The most memorable moment for me was standing in line in front of a Kurdish woman with four small children, all dressed in traditional clothing and behind an old man chatting in Arabic with his wife. I thought, despite divisions, everyone in line was simply an Iraqi. A strange feeling came about me: I looked around and I thought, where are my people? As much as I can appreciate the beauty of Iraqi’s diversity, part of me was thinking, hey, isn’t Iraq a part of the Assyrian homeland? Again, I thought “Where are my people?”

Just then, a local Bay Area historian, nationalist and friend said to me, “You know it is really discriminatory that they didn’t put a voting station in the Bay Area and other places with an Assyrian stronghold.” He said that this was worth protesting. I thought about it for a while, my eyes filled up with tears, and my body started shaking. I was just so tired and so overwhelmed with emotion, I replied to him. I said, “Look around you. Where are our people? Look at Chicago, home to at least 40000+ eligible Iraqi Assyrians where numbers just shy of 7000 registered, including other Iraqis. Where are our numbers? How can I protest? On what basis? If a Kurd, who keeps alive within him the dream of a Kurdistan, can drive from Texas to Nashville to register and then again to vote, why can’t the Assyrians? If another Iraqi family drove from Seattle to Irvine twice in two weeks, why can’t our Assyrians?” A solemn look came over his face and he just said, “You are right.” At that point, I broke down with emotion and I just cried and cried.

It was at that moment that I realized severity of the situation and future for Assyrians in Iraq. It was then I realized that I do keep alive in my heart, soul and mind the dream of Assyria, the promise of better days for all of Iraq’s people, and one day returning to my ancestral land where by the grace of God I was brought into this world.

As I cast my vote that day, I thought about my parents that left a land so familiar in promise of safe and brighter days for their children. I thought about my father so desperate to return to his homeland. I thought about the aunt, uncle, and cousins that stay in my grandparents’ home in Baghdad that I have yet to meet. I thought about the hundreds of church goers in Iraq whose religious and cultural devotion does not fade despite of the attacks on our churches. I thought of the man that guards the 1600-year-old church in Baghdeda and his family that doesn’t know if he will make it home that night. I thought about the armed men of Zowaa that risk their lives to protect the Assyrian (or ChaldoAssyrian) name and compounds. I thought about the young couple that died during a malicious attack on one of our churches while handing out invitations to what would have been the happiest day of their lives. I thought about the distress in the eyes of so many pictured in Zinda magazine. I thought about how fortunate I was to have grown up in a land with no sanctions and with extreme surplus of food, money, and good times. I thought about so many Iraqi children that died under the inhumane sanctions. I thought about the suffering of all Iraqis, including my own Assyrian people.

The vote wasn’t just for me. The vote wasn’t for me to dance up and down and claim I’m Iraqi for one day. My vote was for all these people and for the many more which go unnamed. While I do believe there was a more than obvious choice for our people (and this is pretty obvious if you think about those that have stayed in Iraq all these years and are familiar with the local governments), more important was that we had people voting—regardless of the party number. The symbolism behind this vote had just as much importance. I knew that I was sending a message to all of Iraq, saying yes, we may be away from our homeland, but we still care! We are Iraqis nevertheless! Closer to my heart, I sent a message home to all those Assyrians that so desperately wanted to vote but couldn’t due to fear, unsafe conditions, and other reasons (including the silencing and blocking of their inherent right to vote by local governments!).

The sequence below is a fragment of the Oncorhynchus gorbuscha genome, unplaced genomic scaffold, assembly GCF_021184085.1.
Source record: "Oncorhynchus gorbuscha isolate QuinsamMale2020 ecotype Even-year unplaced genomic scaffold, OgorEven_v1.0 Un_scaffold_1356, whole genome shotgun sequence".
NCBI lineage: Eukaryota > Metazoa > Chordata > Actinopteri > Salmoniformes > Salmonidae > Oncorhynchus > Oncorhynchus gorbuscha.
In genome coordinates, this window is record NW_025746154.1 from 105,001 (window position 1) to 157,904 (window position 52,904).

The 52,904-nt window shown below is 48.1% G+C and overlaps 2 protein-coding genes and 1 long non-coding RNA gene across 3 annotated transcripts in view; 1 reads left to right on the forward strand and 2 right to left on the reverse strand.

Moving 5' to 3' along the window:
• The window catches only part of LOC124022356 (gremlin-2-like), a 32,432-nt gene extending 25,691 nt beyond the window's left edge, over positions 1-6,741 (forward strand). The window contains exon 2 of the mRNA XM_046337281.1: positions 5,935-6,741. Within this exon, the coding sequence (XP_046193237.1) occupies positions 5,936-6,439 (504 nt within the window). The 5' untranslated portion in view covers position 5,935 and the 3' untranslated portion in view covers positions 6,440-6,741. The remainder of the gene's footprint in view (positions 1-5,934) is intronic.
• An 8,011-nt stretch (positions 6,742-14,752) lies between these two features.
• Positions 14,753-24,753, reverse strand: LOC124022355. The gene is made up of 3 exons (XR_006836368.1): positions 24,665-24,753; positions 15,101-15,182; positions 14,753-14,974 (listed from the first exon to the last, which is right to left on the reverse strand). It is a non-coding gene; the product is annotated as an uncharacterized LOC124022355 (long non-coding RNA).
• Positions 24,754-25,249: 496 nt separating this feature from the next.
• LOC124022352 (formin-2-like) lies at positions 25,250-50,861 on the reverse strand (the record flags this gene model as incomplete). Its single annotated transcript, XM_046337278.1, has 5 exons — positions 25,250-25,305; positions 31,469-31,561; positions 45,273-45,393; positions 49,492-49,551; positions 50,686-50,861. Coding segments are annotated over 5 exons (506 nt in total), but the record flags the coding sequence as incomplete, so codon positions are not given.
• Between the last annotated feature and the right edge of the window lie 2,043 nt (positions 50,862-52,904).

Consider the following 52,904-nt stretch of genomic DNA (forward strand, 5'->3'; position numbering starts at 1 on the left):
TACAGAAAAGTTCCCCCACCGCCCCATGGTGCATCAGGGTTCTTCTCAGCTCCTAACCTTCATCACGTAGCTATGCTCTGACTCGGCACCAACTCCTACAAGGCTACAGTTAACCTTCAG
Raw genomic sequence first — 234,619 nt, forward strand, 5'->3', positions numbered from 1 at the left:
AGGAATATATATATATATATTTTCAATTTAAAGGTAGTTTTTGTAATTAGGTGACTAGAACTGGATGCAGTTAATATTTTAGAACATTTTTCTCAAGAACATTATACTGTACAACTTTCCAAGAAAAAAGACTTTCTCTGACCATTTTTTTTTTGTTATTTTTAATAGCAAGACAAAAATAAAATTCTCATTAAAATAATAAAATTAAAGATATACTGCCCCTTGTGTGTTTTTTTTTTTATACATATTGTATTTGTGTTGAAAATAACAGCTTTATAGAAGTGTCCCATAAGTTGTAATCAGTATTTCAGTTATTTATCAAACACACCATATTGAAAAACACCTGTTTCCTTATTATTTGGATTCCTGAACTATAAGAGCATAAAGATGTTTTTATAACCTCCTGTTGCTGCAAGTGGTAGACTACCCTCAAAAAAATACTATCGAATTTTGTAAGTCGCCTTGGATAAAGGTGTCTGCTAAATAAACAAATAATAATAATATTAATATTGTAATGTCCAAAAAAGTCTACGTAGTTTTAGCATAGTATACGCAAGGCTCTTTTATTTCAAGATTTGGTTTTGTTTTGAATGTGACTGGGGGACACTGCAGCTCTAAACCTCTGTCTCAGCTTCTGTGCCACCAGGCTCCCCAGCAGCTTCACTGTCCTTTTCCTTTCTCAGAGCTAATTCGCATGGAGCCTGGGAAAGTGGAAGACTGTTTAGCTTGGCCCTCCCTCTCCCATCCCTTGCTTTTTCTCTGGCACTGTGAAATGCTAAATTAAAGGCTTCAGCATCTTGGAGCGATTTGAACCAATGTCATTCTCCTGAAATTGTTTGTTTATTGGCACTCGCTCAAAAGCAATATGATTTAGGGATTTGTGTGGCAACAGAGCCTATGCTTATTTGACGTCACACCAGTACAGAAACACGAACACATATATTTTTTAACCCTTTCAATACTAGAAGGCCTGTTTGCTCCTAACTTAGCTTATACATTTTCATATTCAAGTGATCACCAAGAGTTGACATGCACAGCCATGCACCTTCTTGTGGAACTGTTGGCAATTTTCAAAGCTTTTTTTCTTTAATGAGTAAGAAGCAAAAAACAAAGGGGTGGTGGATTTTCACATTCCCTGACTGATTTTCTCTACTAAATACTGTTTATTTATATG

So ask me now, was it worth it?

It was that day that I realized that you don’t have to be the son or daughter of a nationalist or be fortunate enough to attend top-ranking academic institutions to be socially responsible, to be dedicated to your people, to remember your roots, and to care for those that have died to save your name and retain your cultural and religious traditions. It is more than an obligation to the Assyrian people; it is a duty that lies within the spirit and blood of each and every one of us that is a testament to our survival and our strength.

We all share a responsibility for the current situation of our people. I do, however, choose to stay optimistic. I believe that we are truly more capable nationalists than displayed by our annual social conventions, ever so frequent dance parties, and feuding political parties. Despite the poor voter turnout in this election, I refuse to believe we are a nation of ungrateful complainers and apathetic people. I believe in my fellow zeroth- and first-generation Assyrian Americans. Despite a society so quick to assimilate and often driven by the pressures of capitalism and money, I believe that we do have the drive and power to unify our people and increase the visibility of Assyrians in the United States and abroad. We are a bright, optimistic, and educated group of individuals with creative ideas. Now is the time when we must unite—as Assyrians (Chaldeans, Syriac-speaking people), Christians, and descendants of a land so rich in culture, language, religion, and history.

Call me a naïve, inexperienced girl if you choose, but I, like others, will not give up. Yes, chances are I will never see an Assyria in my lifetime, but I know the dream must never die. Assyrian nationalists and Christians will agree that Assyria will rise again, whether as a state or simply as vocal, represented and recognized people.